Clothes are a form of expression to some, a form of art to others, a necessity to a great many, and a host of other things to a countless number of people. Much like the varied role that clothes play in our lives, so do our thoughts about what it means to have a “complete wardrobe” and when we can stop building our foundational arsenal of threads and start growing it.
Fortunately, no one but you can figure that one out on your own, but we'd be happy to help in any way possible, and as we did yesterday, we'll give you our thoughts on building and growing. However, while we wrote about it yesterday from the perspective of those who are on the “ramen noodle diet,” today we'll write about it from the perspective of someone with a little bigger budget yet nothing too heady.
Let's Start at the Top
Yesterday, we wrote from the perspective of someone who could only apply the “quality, not quantity” so far because of a very meager budget and suggested that it's okay to compromise to the extent that you have to on certain items. However, we were pretty steadfast in our belief and recommendation that the pieces of one's wardrobe that are timeless and could literally last a lifetime are worth investing in. These items, in our case, include the classic trench coat, the wool topcoat, the white shirt and though they are not necessarily everyday pieces of our wardrobe all year round, they can be and not only that, they can be when we're 20, 30, 70, and 80, if treated right. So, with respect to those select items, today, like yesterday, we don't think that it's worth sacrificing or compromising on quality.
With that in mind and hopefully with some cash left over to spend, it's worth going back and revisiting the everyday, work wardrobe. Sure, these clothes probably won't last you forever and you might switch jobs and dress codes, but for the time being, you are wearing these clothes everyday, so at a minimum, it's probably worth giving consideration to spending some money to at least make sure that your everyday attire is comfortable. Often that means investing in expanding your wardrobe and buying shirts made of different fabrics, different weights, different thread counts, and materials, but that can also mean making a visit to the local tailor and having some alterations made. Because this is still part of the “building” process, in our eyes, it's nice to be able to draw from some of the old, or what you already own, while also investing in some new stuff. Some common “upgrades” made during the growing process include buying shirts with higher thread counts (but don't be fooled by thread count alone) and shirts of various weights. Like workouts and protein shakes, these are investments in your everyday well-being and that's an investment worth making.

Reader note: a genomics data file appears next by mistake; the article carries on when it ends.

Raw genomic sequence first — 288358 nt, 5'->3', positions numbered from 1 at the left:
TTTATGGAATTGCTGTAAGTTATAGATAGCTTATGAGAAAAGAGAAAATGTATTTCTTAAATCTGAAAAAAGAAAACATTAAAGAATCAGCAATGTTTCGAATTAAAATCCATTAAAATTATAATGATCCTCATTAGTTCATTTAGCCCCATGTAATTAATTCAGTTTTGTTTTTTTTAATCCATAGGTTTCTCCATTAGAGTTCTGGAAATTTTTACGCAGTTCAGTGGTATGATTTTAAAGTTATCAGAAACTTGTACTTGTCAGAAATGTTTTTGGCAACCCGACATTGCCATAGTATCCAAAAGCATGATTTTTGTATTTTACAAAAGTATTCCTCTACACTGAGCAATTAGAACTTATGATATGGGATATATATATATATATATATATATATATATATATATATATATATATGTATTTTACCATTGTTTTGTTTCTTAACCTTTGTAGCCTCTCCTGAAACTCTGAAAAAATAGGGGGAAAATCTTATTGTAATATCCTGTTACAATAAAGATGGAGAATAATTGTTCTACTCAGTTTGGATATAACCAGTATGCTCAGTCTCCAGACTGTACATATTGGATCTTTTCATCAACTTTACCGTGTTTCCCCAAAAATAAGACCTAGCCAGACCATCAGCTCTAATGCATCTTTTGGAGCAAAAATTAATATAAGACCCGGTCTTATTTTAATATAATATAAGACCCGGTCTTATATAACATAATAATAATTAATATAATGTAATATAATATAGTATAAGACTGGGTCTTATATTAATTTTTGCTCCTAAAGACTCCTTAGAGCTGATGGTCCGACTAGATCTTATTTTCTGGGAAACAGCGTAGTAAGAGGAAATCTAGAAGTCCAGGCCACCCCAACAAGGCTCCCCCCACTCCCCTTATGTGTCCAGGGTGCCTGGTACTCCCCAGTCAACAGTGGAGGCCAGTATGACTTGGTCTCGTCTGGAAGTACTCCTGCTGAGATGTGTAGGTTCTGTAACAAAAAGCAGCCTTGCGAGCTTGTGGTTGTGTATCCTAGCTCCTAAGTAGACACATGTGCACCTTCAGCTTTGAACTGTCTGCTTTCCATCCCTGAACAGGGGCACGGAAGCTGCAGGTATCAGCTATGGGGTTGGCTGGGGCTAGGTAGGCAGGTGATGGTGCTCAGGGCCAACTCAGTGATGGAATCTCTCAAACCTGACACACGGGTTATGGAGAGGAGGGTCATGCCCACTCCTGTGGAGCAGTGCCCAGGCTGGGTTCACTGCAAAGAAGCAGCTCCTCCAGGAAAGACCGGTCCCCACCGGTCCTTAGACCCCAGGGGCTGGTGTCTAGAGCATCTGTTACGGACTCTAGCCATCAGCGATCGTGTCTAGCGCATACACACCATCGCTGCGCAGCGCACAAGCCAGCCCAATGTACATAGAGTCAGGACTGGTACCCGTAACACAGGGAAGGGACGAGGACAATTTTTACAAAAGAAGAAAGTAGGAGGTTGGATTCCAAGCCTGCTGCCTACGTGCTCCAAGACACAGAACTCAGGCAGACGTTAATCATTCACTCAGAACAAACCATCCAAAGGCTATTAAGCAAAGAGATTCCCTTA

But, hopefully you have a life outside of your job and if so, then while we suggest rebuilding an upgraded work wardrobe, be mindful to leave yourself some room to build a weekend wear wardrobe. Fortunately, you might not need to try too hard for the top half of your body because diversifying the top half of your foundational wardrobe can also mean building elements of your casual wear wardrobe, particularly as you vary the materials and weights of the fabrics of your shirts. As for tee shirts...sure, quality matters, but with a budget in mind, we're okay giving quantity a say in this decision.
Much like the top half of your wardrobe, with a little more money at your disposal, it's worth giving those items that you compromised on before a second look, paying close attention to what you optimized for on the top half of your body: comfort and fit. You may end up buying some pants to compensate for deficiencies in your essential attire, or you may just end up reworking what you already have. Though, unlike the top half of your body, “building” might mean more buying for the lower half of your body.
And as for weekend and casual wear, the more overlap there is, the more you can prioritize quality over quantity, but if that's not an option, less can be more on the bottom half of your body and the investments that we suggest all men make in a nice pair of denim and selvedge khakis will serve you well. Wear them as often as you please, live in them and let them reflect your lifestyle. They were designed with those things in mind and they'll look even better if they're used as intended.
There is almost always room to step it up a notch in the shoe department and it's generally not hard to find ways to do so. One note though: don't confuse brand name with quality. Guys with big bucks don't go around telling people they are rich. High quality shoemakers don't go around telling people their shoes are the best either.
So, be careful to not get swept off your feet by ads. Let the shoes do the talking...and walking.
Money doesn't buy happiness; it buys choice. And with a little more money, you have a few more choices when building and growing your wardrobe.